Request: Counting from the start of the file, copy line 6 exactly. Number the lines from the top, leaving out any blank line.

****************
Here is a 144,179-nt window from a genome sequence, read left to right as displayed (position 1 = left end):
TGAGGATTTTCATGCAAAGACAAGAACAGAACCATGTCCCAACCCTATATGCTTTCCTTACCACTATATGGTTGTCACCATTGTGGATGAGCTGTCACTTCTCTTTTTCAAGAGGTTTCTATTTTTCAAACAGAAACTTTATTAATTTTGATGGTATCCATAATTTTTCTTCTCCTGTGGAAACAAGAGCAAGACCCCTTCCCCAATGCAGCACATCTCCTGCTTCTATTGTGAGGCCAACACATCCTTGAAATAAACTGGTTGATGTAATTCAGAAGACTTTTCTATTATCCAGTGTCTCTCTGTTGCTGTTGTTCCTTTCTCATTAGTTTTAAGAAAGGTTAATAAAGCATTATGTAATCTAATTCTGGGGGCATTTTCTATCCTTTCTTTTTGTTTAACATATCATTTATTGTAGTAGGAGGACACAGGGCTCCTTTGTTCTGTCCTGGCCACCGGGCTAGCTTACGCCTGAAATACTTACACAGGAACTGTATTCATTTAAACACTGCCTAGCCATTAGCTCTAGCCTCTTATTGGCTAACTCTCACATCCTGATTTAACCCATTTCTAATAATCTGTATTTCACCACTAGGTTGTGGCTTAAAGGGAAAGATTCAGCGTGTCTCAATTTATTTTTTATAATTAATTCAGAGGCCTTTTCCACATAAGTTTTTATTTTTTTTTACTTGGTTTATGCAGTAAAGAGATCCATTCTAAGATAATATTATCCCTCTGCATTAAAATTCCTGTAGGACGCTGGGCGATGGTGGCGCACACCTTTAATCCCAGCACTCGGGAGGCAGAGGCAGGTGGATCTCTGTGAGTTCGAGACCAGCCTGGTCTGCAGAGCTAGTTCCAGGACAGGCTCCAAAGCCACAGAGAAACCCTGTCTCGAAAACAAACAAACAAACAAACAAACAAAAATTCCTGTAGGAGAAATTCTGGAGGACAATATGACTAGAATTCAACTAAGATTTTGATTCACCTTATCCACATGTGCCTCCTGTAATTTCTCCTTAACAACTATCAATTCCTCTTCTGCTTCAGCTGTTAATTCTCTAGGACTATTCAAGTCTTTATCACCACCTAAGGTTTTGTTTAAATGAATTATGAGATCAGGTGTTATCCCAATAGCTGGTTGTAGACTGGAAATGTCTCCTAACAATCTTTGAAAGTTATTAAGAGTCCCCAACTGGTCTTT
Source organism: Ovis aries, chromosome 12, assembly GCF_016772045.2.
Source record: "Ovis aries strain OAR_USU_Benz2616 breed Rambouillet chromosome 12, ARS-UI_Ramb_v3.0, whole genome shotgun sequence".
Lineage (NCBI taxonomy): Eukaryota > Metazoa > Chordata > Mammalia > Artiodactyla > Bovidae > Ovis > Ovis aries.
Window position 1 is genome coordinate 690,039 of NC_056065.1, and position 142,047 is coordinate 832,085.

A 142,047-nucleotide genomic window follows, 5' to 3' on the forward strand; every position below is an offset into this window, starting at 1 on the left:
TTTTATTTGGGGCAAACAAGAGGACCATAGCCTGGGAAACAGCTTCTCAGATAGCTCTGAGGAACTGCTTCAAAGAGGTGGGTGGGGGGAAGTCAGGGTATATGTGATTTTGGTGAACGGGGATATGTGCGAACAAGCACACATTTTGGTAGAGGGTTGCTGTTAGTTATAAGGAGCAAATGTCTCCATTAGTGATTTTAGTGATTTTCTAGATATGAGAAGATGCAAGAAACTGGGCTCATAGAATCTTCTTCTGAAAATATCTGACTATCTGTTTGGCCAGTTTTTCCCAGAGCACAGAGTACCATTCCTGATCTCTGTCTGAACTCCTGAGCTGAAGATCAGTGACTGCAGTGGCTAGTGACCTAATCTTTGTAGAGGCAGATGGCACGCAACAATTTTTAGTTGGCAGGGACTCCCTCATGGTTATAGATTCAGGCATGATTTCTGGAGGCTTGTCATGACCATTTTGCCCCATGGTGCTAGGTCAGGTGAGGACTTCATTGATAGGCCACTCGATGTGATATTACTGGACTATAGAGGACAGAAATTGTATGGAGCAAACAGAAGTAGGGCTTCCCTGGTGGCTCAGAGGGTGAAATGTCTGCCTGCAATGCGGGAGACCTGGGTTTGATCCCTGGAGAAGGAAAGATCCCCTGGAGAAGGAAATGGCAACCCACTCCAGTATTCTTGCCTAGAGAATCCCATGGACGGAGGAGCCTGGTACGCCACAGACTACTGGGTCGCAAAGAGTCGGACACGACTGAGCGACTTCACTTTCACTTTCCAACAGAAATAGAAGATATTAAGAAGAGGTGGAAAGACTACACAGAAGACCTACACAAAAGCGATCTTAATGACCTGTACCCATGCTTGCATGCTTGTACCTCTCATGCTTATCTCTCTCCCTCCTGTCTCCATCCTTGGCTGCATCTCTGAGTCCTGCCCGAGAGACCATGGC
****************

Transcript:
Window position 1 is genome coordinate 690,039 of NC_056065.1, and position 142,047 is coordinate 832,085.